Robert Christgau: Dean of American Rock Critics

Consumer Guide:
  User's Guide
  Grades 1990-
  Grades 1969-89
  Expert Witness
  Is It Still Good to Ya?
  Going Into the City
  Consumer Guide: 90s
  Grown Up All Wrong
  Consumer Guide: 80s
  Consumer Guide: 70s
  Any Old Way You Choose It
  Don't Stop 'til You Get Enough
Xgau Sez
  CG Columns
  Rock&Roll& [new]
  Rock&Roll& [old]
  Music Essays
  Music Reviews
  Book Reviews
  NAJP Blog
  Rolling Stone
  Video Reviews
  Pazz & Jop
Web Site:
  Site Map
  What's New?
Carola Dibbell:
  Carola's Website
CG Search:
Google Search:

Consumer Guide Album

Fela Anikulapo Kuti: The Best Best of Fela Kuti [MCA, 2000]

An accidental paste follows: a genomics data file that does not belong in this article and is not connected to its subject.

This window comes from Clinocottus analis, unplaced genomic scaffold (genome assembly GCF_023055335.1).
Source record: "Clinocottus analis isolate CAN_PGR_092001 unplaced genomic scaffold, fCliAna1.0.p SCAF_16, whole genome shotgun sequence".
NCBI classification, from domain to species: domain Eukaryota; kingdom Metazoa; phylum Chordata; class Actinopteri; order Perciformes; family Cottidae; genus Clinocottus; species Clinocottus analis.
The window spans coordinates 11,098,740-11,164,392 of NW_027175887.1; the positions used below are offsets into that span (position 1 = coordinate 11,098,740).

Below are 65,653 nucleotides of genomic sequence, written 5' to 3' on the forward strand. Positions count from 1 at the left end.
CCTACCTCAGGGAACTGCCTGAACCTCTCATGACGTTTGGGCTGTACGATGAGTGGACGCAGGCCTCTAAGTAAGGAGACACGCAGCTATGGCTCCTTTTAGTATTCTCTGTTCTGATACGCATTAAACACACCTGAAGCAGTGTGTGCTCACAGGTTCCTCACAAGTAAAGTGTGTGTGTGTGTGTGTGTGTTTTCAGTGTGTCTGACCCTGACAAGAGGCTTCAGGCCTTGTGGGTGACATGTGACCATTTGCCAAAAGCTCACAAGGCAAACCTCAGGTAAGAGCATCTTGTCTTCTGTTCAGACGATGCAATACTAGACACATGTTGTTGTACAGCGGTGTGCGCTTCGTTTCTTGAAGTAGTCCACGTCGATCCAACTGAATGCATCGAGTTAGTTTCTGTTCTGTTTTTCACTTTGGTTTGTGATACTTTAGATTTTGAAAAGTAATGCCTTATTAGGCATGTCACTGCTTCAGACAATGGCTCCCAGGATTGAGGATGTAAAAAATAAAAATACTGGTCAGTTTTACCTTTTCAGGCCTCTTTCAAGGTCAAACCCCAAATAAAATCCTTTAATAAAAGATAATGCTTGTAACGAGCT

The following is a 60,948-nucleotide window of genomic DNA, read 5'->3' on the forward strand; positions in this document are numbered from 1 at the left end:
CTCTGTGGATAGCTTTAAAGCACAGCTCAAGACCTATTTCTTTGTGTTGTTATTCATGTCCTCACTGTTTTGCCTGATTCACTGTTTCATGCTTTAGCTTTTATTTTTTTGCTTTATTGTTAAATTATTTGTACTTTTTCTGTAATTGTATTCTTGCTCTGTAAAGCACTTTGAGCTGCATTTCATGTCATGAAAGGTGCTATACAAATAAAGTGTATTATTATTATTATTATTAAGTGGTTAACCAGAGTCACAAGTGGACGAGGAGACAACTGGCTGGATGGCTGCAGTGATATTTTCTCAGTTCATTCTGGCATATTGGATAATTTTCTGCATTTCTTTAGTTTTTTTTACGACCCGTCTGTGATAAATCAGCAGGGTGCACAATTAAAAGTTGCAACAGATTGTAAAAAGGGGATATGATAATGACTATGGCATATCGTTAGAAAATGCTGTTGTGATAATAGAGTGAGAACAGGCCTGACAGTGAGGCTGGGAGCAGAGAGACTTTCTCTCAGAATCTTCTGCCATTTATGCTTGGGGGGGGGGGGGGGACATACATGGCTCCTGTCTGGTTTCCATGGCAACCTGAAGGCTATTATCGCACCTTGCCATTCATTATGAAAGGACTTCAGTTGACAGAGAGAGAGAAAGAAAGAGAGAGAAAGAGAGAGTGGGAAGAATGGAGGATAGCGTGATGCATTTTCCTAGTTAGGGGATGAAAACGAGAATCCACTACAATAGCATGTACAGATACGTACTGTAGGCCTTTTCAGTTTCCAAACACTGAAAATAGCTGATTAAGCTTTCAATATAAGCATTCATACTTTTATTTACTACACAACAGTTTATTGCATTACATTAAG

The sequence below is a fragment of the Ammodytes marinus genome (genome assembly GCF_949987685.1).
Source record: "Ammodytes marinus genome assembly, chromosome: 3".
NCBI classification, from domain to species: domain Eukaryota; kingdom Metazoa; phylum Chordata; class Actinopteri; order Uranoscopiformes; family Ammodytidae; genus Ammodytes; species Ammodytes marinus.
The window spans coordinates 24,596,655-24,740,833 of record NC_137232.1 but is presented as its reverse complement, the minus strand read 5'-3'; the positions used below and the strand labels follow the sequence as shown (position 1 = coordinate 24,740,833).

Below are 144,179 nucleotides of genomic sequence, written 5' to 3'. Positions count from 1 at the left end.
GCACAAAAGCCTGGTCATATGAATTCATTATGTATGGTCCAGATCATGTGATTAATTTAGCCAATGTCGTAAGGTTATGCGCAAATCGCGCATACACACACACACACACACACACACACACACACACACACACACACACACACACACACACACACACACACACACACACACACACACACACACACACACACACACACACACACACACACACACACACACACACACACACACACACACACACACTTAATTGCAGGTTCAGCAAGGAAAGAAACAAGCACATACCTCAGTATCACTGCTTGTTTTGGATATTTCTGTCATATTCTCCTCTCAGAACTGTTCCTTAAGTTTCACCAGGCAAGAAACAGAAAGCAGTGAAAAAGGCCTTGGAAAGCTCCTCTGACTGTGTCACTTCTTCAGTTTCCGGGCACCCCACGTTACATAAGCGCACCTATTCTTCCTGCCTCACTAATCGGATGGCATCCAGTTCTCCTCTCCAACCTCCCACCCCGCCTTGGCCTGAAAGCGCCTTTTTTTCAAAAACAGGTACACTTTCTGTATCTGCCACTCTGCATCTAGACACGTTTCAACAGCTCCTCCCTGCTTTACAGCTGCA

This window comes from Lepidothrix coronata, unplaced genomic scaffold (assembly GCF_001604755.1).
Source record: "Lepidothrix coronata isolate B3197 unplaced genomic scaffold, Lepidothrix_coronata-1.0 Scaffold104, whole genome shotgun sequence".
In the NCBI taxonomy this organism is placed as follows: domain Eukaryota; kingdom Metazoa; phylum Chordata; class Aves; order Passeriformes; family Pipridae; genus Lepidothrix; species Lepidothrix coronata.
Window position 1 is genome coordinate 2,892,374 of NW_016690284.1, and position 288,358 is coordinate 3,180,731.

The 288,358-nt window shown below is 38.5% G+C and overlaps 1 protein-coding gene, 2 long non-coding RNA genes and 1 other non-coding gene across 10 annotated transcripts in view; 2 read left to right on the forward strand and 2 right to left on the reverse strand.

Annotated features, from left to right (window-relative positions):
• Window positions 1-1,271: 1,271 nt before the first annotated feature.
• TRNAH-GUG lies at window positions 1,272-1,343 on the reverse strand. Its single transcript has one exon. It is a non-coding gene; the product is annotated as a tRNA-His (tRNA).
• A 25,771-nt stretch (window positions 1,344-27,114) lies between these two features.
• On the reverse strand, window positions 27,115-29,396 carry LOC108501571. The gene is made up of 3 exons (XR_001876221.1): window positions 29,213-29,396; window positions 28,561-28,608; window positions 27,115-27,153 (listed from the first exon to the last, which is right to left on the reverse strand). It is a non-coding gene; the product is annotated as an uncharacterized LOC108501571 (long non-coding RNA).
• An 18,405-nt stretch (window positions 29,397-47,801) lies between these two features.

There is one true Fela experience, and that experience is long. L-o-n-g. Unless qawwali counts, no one in pop has ever gone on so unceasingly for so long. Even Phish and such mix in song-type fragments to give folks a rest. Fela's practice was to release 30-minute albums with two cuts on them, or to dispense with this formality and designate the sides parts one and two. As a result, this 158-minute double-CD comprises all of 13 titles. But of these, more than half are edited or cut unceremoniously in half, which is great, because long can wear out fast. Most Fela albums, including the 20 MCA has arrayed across an overdue reissue blitz of 10 CDs that pass by such renowned releases as Zombie, Black President, and Army Arrangement, are listenable enough. Few, however, are the knockout punches his notices lead thrill seekers to expect--their attractions are more unfocused than an artist so militant requires. Here that's not a problem. Long though they still are, all are marked by top-notch tirades, explosive horn blasts, riffs he'll never improve no matter how often he tries. Certainly some original albums are of a quality that renders the usual duplication caveats moot. But this is the one you need, a masterful piece of compilation for an artist who deserves the best. A